And "borrow against your 401-K?" What kinds of equities does this person suppose her 401-K retirement funds are invested in? There are numerous articles, but for frankness you can't beat this one, by James Howard Kunstler:

It's hard to describe what constitutes the bulk of the stuff moving through the world's financial markets for the simple reason that it was purposely-designed to be so abstruse and provisional that traders would be too intimidated to ask what it represents -- and the growing terrified suspicion is that it's mostly worthless. By this I refer to the global freak show of derivatives, concocted "plays" on hypothetical "positions," credit default swaps, arbitrages in imagined "differentials," nifty equations, hedges, promises, algorithms executed by robots, and "off-book" wishes chartered in the Cayman Islands. Probably all of them, in one way or another, are just scams, since they are unaffiliated with productive activity.

At a more fundamental level, these mutant "investments" were derived from a very tangible trade in loans and mortgages made to flesh-and-blood chumps, but even those are only the last in a long spiral of serial "bubbles," or market frenzies based on unreal expectations. And this leads into the very real realm of poor choices, fiscal and fiduciary irresponsibility, deliberately deceptive policy, criminal malfeasance, and the broad abandonment of standards in acceptable behavior by people in authority. A lot of observers attribute this to the Gordon Gecko ethos -- the discovery back in the 1980s that "greed is good," which was meant to trump a previous ethos that life is tragic.

Anyway, the trade in mutant investment entities appears to be collapsing now as their worthlessness in market terms (as opposed to theoretical terms) becomes manifest. The major holders of this dreck are losing the ability to conceal their losses, but suspicion now reigns that the losses are far greater than even the massive multiple billions reported so far by the likes of Merrill Lynch, Citicorp, and others. I suppose that what we've been seeing lately is a desperate attempt to hold things together just long enough to cut those Christmas bonus checks so that when the pink slips do finally fly in 2008, at least some Big Boyz will walk away with enough cash to cover a hacienda in Uruguay and the salaries of a half-dozen private security goons to guard it.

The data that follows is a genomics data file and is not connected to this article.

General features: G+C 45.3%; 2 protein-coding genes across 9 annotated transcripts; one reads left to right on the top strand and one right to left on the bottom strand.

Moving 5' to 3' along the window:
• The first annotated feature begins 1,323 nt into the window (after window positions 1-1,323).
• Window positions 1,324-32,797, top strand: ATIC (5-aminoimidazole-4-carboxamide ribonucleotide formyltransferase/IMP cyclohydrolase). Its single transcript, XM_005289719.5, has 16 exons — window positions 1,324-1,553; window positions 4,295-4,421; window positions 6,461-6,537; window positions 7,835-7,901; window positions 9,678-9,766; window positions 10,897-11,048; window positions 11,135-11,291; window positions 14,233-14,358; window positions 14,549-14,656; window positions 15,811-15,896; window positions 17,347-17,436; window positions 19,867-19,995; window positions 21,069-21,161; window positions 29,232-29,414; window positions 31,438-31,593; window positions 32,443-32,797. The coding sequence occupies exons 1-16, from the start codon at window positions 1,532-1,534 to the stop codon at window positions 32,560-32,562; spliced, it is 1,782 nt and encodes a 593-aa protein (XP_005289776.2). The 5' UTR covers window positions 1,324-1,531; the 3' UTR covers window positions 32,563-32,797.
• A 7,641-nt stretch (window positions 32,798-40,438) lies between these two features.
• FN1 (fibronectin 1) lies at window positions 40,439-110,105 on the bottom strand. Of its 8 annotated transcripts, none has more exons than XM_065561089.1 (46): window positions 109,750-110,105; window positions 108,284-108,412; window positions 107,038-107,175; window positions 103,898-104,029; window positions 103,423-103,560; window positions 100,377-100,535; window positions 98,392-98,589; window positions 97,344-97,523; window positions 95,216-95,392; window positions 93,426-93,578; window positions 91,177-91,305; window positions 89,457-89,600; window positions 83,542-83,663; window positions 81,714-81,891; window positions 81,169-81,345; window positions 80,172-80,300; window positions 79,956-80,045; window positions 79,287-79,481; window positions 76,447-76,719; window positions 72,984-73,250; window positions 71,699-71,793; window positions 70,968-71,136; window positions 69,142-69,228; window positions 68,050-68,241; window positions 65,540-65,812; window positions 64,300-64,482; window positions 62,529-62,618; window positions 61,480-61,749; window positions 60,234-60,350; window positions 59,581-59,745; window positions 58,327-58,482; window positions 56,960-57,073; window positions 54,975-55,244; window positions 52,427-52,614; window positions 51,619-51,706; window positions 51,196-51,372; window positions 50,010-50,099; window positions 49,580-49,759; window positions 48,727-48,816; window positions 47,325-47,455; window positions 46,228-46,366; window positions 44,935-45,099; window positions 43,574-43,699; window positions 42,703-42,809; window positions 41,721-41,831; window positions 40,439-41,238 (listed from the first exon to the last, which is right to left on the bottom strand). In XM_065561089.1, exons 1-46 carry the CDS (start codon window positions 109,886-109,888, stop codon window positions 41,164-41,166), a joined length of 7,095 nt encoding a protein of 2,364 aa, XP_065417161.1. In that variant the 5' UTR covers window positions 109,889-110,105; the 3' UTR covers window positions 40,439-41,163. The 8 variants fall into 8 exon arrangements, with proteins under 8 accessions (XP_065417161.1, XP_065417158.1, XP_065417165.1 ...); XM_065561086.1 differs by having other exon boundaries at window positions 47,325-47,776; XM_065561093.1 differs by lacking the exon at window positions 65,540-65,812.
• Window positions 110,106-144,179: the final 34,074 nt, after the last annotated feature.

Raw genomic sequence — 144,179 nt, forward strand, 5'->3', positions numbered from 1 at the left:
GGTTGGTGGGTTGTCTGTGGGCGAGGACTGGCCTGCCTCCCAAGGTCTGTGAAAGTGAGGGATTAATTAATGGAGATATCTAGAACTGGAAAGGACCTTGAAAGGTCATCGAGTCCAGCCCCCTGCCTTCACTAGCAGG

So those who are "betting the farm" on being able to refinance or sell or dip into home equity or 401-k's to straighten up the mess caused by their outlandish tuition requirements and resulting credit card debt debacle are going to lose the farm, sooner or later.

This responder's comment on the Orthonomics Blog shows that some people still don't get it - although I am reasonably certain that most do, in fact get it, and this remark could have been made tongue-in-cheek due to the fact that even though people are getting it, THEY DON'T SEE ANY OTHER WAY OUT OF THE DILEMMA. They cannot bring themselves to get rid of the expenses that they cannot afford - so they are digging themselves deeper and deeper into the pit, and there's no light at the end of this tunnel, either.

None at all, class. This has nowhere to go but bad.

We CANNOT continue to spend more money than we actually make, class. That path only leads to disaster, and until we all decide to deal with that reality.